Learn, understand, then decide whether you accept or reject.
Don't let the fact that this is the shortest one of the Great Courses discourage you from picking it up. It's worth listening to more than once, and its length encourages it.
This is a concise, educational and interesting buy. I was familiar with the Art of War, but the Professor, who has plenty of experience in the US military and a passion for the Art of War, quickly delivers the facts with efficient, no-nonsense lectures that keep you interested.
With the exception of a single lecture about Islam, this course focuses on European and American philosophy. While it is good and detailed about Western philosophy, I was hoping for an all-encompassing look at global philosophy.
Prepare yourself for some sophisticated concepts. This is not your average audiobook, and if you want to get your money's worth you'll have to concentrate and often repeat certain lectures to fully understand all the interrelated concepts mentioned and discussed in it. And some lectures mention concepts that have been introduced in previous lectures, with little more than a quick recap. So better get your academia ready.
With multiple professors contributing, I couldn't help but notice that a few of them had certain pronunciation perks which started to bother me after a couple of courses they give. It shouldn't take too much value away, however.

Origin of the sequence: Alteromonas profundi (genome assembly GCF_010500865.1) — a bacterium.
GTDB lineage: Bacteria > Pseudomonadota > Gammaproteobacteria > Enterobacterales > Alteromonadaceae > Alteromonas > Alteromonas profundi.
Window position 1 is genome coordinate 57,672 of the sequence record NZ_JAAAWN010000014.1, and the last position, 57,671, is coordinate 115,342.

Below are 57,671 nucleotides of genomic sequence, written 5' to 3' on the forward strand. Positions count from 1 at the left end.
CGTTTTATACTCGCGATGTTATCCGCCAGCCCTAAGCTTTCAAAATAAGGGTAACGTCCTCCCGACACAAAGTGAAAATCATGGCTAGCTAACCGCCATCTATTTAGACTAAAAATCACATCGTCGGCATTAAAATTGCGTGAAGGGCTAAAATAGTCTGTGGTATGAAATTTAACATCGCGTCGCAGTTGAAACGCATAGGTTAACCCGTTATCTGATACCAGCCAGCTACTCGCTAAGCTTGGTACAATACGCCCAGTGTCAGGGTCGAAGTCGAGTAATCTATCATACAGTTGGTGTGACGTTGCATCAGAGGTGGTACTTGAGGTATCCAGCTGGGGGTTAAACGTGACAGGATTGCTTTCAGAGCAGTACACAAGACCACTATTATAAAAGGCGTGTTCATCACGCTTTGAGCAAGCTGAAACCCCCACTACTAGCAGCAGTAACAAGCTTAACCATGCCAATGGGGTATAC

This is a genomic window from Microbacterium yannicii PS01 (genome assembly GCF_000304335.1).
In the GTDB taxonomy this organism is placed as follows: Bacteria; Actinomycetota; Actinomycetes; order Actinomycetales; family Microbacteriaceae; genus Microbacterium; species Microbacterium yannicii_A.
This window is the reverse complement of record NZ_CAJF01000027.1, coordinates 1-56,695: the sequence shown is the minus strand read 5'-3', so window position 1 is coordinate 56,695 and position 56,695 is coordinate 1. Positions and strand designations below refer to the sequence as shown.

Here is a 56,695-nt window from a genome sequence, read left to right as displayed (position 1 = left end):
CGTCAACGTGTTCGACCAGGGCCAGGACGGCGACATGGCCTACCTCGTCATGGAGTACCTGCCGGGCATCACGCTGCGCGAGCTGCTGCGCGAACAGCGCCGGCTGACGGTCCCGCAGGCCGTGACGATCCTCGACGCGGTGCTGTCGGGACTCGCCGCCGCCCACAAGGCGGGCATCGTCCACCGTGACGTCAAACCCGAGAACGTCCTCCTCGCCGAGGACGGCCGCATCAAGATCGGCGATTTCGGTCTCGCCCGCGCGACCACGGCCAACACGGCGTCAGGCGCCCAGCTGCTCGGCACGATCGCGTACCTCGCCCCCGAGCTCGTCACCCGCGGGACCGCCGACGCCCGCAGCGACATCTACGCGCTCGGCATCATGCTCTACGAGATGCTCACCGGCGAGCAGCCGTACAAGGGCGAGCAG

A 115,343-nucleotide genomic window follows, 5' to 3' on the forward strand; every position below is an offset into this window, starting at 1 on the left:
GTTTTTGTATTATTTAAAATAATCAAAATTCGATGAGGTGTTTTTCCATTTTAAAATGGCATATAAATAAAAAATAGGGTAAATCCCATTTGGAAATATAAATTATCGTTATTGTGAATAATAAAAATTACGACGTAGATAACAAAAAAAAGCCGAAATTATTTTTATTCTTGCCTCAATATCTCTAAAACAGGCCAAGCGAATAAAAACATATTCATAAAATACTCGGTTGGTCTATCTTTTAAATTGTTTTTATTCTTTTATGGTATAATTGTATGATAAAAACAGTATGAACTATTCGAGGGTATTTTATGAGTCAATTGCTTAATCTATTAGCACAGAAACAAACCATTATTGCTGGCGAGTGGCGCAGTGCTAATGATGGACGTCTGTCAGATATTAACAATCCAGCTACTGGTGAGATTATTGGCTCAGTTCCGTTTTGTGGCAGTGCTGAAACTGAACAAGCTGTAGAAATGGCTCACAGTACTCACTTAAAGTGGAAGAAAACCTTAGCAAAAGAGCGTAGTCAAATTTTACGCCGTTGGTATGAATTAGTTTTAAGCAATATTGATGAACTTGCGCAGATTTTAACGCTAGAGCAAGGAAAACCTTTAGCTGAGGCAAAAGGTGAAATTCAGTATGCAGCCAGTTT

Krishnamurti is entirely different from any of the other teachers who came out of India in the past two centuries.
In this public talk recorded at the Santa Monica Civic Auditorium in March 1972, he makes three things clear from the beginning: he does not consider himself a guru, he is not representing any religion, and this talk is not an entertainment.
His speaking style while dynamic may take some time to get used to because it is as unique as he is. He frequently refers to himself simply as "the speaker" and he implores his listeners to pay attention, listen closely and not accept what he is saying as coming from an authority.
Krishnamurti message cannot be distilled into a book blurb. The most that can be said is that he sought to empower his listeners to become spiritual lights unto themselves rather than relying on the authority of a teacher or holy book.
His talk is intended to lead the careful listener toward self discovery.
He asks you what are the facts about yourself when you step away from relying on the dogma of religions or the techniques of meditation teachers?
Even the careful listener to this talk and any talk by Krishnamurti will benefit from playing this audio more than once. There is a depth here that blossoms with repeated listening.
Many thanks should go to the producers of this digital re-mastering of a live recording made with 1970s analog technology. Krishnamurti's distinctive voice is clear and the usual background noise from such public talks is kept to a minimum.
Expect to learn about yourself if you listen carefully. But do not expect to be spoon fed second-hand spirituality.